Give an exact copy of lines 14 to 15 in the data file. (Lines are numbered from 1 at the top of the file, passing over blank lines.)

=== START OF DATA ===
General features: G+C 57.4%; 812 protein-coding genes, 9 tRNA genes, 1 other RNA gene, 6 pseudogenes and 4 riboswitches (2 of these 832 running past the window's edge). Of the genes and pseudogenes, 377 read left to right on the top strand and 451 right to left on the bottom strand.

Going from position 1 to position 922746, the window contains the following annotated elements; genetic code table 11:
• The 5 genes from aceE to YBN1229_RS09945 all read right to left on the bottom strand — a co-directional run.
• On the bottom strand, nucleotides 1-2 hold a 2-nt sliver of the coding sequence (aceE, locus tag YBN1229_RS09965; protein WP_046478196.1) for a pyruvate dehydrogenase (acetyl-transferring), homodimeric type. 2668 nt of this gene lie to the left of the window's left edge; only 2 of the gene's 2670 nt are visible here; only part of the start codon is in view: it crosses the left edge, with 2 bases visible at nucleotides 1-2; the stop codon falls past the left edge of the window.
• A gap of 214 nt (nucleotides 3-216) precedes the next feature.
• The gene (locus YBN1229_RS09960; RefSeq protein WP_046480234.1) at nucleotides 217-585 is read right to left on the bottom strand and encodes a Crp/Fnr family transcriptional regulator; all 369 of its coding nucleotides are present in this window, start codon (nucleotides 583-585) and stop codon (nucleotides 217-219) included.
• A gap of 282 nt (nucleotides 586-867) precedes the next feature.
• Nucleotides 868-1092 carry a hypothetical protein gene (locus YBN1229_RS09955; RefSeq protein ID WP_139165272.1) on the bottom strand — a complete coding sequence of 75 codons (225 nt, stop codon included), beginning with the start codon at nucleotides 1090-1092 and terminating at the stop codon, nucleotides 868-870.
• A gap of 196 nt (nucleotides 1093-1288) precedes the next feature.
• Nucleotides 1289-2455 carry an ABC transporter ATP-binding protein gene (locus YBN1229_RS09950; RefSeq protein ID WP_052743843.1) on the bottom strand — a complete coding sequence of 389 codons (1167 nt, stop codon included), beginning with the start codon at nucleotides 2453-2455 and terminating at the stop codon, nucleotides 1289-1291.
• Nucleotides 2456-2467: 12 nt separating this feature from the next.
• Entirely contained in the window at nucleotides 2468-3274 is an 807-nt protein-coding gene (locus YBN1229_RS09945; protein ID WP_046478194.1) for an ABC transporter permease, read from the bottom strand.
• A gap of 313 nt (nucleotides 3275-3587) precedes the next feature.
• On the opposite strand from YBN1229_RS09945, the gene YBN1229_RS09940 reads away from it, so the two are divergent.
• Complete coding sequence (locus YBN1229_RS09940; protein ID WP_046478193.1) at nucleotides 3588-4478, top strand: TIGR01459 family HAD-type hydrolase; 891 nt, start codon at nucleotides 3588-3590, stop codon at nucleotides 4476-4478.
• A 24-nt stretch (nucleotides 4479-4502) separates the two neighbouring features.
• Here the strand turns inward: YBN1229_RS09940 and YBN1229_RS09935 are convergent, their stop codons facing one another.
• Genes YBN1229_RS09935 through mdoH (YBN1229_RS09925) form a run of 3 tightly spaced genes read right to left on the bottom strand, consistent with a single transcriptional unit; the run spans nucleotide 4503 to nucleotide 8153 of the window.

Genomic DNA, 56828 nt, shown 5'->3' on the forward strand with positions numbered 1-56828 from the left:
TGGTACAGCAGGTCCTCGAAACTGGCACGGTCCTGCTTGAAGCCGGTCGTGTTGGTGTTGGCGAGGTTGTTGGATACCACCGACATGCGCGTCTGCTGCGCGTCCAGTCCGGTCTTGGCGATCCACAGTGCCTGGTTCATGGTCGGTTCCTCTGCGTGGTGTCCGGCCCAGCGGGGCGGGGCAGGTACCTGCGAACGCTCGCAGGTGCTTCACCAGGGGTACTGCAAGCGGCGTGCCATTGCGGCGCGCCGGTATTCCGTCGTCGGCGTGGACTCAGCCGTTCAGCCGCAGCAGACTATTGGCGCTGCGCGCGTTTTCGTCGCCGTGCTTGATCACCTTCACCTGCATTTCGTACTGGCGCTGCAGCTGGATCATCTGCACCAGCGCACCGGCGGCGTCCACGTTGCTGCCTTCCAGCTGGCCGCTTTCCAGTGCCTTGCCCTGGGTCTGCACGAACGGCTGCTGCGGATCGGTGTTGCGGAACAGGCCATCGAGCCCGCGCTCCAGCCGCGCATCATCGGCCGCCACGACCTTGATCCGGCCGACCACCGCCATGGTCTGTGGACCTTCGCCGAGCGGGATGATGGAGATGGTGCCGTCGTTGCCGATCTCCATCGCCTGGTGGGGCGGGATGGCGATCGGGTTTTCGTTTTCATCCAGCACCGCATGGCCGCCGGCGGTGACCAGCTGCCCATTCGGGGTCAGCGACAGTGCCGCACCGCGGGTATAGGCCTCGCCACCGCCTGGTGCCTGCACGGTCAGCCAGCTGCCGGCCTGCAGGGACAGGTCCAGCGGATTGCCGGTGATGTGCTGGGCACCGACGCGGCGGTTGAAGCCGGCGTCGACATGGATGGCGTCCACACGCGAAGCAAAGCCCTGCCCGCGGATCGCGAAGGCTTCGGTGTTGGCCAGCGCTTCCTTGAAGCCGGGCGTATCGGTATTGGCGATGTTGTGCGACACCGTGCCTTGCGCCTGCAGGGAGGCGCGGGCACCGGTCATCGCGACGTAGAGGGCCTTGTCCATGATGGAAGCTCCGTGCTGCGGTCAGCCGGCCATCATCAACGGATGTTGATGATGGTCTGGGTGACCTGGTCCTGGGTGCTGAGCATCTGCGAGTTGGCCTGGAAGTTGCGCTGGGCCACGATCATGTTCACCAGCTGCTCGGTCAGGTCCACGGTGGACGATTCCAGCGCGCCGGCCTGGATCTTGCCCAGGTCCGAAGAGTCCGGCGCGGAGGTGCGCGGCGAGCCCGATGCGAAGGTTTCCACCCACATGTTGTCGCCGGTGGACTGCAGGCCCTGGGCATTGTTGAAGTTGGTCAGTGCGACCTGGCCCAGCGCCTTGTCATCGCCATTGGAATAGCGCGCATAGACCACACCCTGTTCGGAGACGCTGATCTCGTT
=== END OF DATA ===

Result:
• On the opposite strand from YBN1229_RS09945, the gene YBN1229_RS09940 reads away from it, so the two are divergent.
• Complete coding sequence (locus YBN1229_RS09940; protein ID WP_046478193.1) at nucleotides 3588-4478, top strand: TIGR01459 family HAD-type hydrolase; 891 nt, start codon at nucleotides 3588-3590, stop codon at nucleotides 4476-4478.